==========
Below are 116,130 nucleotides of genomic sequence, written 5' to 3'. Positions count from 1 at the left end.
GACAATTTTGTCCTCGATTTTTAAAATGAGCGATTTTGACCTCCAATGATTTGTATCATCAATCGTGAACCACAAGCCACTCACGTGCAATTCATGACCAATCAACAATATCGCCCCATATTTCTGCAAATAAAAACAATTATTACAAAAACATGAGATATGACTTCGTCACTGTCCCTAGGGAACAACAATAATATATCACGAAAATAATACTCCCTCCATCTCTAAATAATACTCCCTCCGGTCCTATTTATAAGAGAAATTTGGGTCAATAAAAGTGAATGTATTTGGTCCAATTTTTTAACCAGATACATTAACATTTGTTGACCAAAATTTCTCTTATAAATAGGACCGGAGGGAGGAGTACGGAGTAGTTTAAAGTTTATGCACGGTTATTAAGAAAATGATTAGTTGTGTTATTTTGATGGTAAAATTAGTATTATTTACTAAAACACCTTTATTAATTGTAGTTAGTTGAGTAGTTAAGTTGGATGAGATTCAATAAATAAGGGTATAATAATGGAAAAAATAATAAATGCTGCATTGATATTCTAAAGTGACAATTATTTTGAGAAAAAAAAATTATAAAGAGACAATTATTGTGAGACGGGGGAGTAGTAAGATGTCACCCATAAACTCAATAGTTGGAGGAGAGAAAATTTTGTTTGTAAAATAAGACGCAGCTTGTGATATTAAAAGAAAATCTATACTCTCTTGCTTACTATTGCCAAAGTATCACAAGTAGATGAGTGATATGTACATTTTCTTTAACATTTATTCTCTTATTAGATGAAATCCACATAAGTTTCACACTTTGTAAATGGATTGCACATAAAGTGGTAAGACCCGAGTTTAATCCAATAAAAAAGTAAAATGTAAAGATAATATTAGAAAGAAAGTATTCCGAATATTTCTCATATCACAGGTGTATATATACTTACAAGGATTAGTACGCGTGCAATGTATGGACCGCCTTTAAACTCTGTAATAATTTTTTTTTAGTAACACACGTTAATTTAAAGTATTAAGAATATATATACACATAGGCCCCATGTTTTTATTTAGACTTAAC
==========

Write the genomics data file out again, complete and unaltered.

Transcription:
Below are 116,130 nucleotides of genomic sequence, written 5' to 3'. Positions count from 1 at the left end.
GACAATTTTGTCCTCGATTTTTAAAATGAGCGATTTTGACCTCCAATGATTTGTATCATCAATCGTGAACCACAAGCCACTCACGTGCAATTCATGACCAATCAACAATATCGCCCCATATTTCTGCAAATAAAAACAATTATTACAAAAACATGAGATATGACTTCGTCACTGTCCCTAGGGAACAACAATAATATATCACGAAAATAATACTCCCTCCATCTCTAAATAATACTCCCTCCGGTCCTATTTATAAGAGAAATTTGGGTCAATAAAAGTGAATGTATTTGGTCCAATTTTTTAACCAGATACATTAACATTTGTTGACCAAAATTTCTCTTATAAATAGGACCGGAGGGAGGAGTACGGAGTAGTTTAAAGTTTATGCACGGTTATTAAGAAAATGATTAGTTGTGTTATTTTGATGGTAAAATTAGTATTATTTACTAAAACACCTTTATTAATTGTAGTTAGTTGAGTAGTTAAGTTGGATGAGATTCAATAAATAAGGGTATAATAATGGAAAAAATAATAAATGCTGCATTGATATTCTAAAGTGACAATTATTTTGAGAAAAAAAAATTATAAAGAGACAATTATTGTGAGACGGGGGAGTAGTAAGATGTCACCCATAAACTCAATAGTTGGAGGAGAGAAAATTTTGTTTGTAAAATAAGACGCAGCTTGTGATATTAAAAGAAAATCTATACTCTCTTGCTTACTATTGCCAAAGTATCACAAGTAGATGAGTGATATGTACATTTTCTTTAACATTTATTCTCTTATTAGATGAAATCCACATAAGTTTCACACTTTGTAAATGGATTGCACATAAAGTGGTAAGACCCGAGTTTAATCCAATAAAAAAGTAAAATGTAAAGATAATATTAGAAAGAAAGTATTCCGAATATTTCTCATATCACAGGTGTATATATACTTACAAGGATTAGTACGCGTGCAATGTATGGACCGCCTTTAAACTCTGTAATAATTTTTTTTTAGTAACACACGTTAATTTAAAGTATTAAGAATATATATACACATAGGCCCCATGTTTTTATTTAGACTTAAC